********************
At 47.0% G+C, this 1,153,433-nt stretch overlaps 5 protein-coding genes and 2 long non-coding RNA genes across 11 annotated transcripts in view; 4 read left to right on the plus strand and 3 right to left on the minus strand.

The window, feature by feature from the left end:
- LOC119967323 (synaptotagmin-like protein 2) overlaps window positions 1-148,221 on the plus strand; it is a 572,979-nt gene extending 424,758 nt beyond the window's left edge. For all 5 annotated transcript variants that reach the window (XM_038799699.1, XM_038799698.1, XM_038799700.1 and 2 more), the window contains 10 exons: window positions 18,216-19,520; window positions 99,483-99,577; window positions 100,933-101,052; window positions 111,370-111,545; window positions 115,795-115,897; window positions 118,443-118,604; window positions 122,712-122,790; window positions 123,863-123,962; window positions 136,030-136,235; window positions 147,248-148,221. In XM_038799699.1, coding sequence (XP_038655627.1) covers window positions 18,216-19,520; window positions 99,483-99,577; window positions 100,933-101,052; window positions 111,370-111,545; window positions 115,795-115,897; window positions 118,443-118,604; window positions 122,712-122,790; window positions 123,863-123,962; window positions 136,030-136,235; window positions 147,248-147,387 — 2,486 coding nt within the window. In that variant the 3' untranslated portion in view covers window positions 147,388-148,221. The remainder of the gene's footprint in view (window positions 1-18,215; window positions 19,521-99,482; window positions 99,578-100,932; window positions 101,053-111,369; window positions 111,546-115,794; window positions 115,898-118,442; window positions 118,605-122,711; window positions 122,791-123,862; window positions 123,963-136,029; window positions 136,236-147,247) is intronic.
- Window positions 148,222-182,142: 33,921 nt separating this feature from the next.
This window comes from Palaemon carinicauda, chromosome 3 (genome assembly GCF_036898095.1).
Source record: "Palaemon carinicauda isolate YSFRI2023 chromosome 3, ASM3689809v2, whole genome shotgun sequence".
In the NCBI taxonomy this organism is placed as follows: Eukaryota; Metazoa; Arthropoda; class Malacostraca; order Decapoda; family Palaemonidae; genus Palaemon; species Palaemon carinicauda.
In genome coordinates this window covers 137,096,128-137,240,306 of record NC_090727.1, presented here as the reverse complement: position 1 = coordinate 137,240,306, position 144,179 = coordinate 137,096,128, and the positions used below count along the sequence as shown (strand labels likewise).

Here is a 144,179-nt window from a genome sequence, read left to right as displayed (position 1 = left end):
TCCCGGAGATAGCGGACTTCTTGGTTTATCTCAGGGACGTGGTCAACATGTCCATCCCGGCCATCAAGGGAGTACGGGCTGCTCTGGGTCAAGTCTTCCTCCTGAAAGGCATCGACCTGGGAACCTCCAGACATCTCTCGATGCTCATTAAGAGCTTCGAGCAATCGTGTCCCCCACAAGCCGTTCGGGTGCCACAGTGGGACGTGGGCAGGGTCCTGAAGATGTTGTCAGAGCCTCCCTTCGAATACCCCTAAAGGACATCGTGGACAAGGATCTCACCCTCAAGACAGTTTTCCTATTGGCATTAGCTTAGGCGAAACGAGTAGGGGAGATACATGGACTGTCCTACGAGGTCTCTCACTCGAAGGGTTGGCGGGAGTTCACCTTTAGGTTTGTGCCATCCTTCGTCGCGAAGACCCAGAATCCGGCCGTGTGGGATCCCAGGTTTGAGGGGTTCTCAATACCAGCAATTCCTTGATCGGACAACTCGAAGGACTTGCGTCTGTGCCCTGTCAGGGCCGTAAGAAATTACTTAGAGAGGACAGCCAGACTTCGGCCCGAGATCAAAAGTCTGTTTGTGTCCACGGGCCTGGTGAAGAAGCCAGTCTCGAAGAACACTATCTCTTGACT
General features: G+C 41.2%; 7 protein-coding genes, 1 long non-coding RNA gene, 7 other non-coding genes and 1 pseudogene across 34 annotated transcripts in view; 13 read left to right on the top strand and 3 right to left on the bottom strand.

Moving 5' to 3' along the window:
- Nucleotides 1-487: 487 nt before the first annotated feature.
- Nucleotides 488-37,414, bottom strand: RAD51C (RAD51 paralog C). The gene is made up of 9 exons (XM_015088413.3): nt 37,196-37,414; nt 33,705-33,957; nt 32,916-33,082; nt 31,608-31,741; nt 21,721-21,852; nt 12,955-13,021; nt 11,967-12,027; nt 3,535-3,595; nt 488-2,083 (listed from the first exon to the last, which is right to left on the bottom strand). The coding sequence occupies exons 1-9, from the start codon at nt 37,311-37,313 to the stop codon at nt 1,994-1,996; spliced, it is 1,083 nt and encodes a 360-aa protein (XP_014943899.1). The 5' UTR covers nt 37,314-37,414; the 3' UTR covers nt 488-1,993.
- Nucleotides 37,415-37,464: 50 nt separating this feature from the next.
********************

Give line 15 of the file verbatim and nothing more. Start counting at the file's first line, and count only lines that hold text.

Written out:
- Nucleotides 37,415-37,464: 50 nt separating this feature from the next.